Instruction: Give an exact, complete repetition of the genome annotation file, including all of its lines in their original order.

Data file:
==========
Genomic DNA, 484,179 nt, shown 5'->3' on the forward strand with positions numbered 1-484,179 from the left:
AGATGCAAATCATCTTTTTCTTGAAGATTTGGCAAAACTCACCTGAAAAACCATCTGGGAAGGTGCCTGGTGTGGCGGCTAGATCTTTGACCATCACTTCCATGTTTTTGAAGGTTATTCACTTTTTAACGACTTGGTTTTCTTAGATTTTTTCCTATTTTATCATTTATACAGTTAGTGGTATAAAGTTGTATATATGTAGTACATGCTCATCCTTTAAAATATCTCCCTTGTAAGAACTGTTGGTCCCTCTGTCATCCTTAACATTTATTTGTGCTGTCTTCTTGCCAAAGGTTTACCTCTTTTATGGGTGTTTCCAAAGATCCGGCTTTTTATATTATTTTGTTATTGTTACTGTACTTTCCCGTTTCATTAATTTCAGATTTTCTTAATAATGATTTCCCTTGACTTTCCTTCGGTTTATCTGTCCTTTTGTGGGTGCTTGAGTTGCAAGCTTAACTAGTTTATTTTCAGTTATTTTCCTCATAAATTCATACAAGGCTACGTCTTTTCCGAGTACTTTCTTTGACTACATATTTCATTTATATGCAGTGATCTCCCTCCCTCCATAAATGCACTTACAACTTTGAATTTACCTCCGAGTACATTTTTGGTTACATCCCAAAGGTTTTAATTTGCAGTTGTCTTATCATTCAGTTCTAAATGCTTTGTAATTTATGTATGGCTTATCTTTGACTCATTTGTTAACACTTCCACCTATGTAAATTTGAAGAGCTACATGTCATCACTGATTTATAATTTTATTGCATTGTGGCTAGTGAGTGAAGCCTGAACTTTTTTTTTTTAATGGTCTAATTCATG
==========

Genomic DNA, 484,179 nt, shown 5'->3' on the forward strand with positions numbered 1-484,179 from the left:
AGATGCAAATCATCTTTTTCTTGAAGATTTGGCAAAACTCACCTGAAAAACCATCTGGGAAGGTGCCTGGTGTGGCGGCTAGATCTTTGACCATCACTTCCATGTTTTTGAAGGTTATTCACTTTTTAACGACTTGGTTTTCTTAGATTTTTTCCTATTTTATCATTTATACAGTTAGTGGTATAAAGTTGTATATATGTAGTACATGCTCATCCTTTAAAATATCTCCCTTGTAAGAACTGTTGGTCCCTCTGTCATCCTTAACATTTATTTGTGCTGTCTTCTTGCCAAAGGTTTACCTCTTTTATGGGTGTTTCCAAAGATCCGGCTTTTTATATTATTTTGTTATTGTTACTGTACTTTCCCGTTTCATTAATTTCAGATTTTCTTAATAATGATTTCCCTTGACTTTCCTTCGGTTTATCTGTCCTTTTGTGGGTGCTTGAGTTGCAAGCTTAACTAGTTTATTTTCAGTTATTTTCCTCATAAATTCATACAAGGCTACGTCTTTTCCGAGTACTTTCTTTGACTACATATTTCATTTATATGCAGTGATCTCCCTCCCTCCATAAATGCACTTACAACTTTGAATTTACCTCCGAGTACATTTTTGGTTACATCCCAAAGGTTTTAATTTGCAGTTGTCTTATCATTCAGTTCTAAATGCTTTGTAATTTATGTATGGCTTATCTTTGACTCATTTGTTAACACTTCCACCTATGTAAATTTGAAGAGCTACATGTCATCACTGATTTATAATTTTATTGCATTGTGGCTAGTGAGTGAAGCCTGAACTTTTTTTTTTTAATGGTCTAATTCATG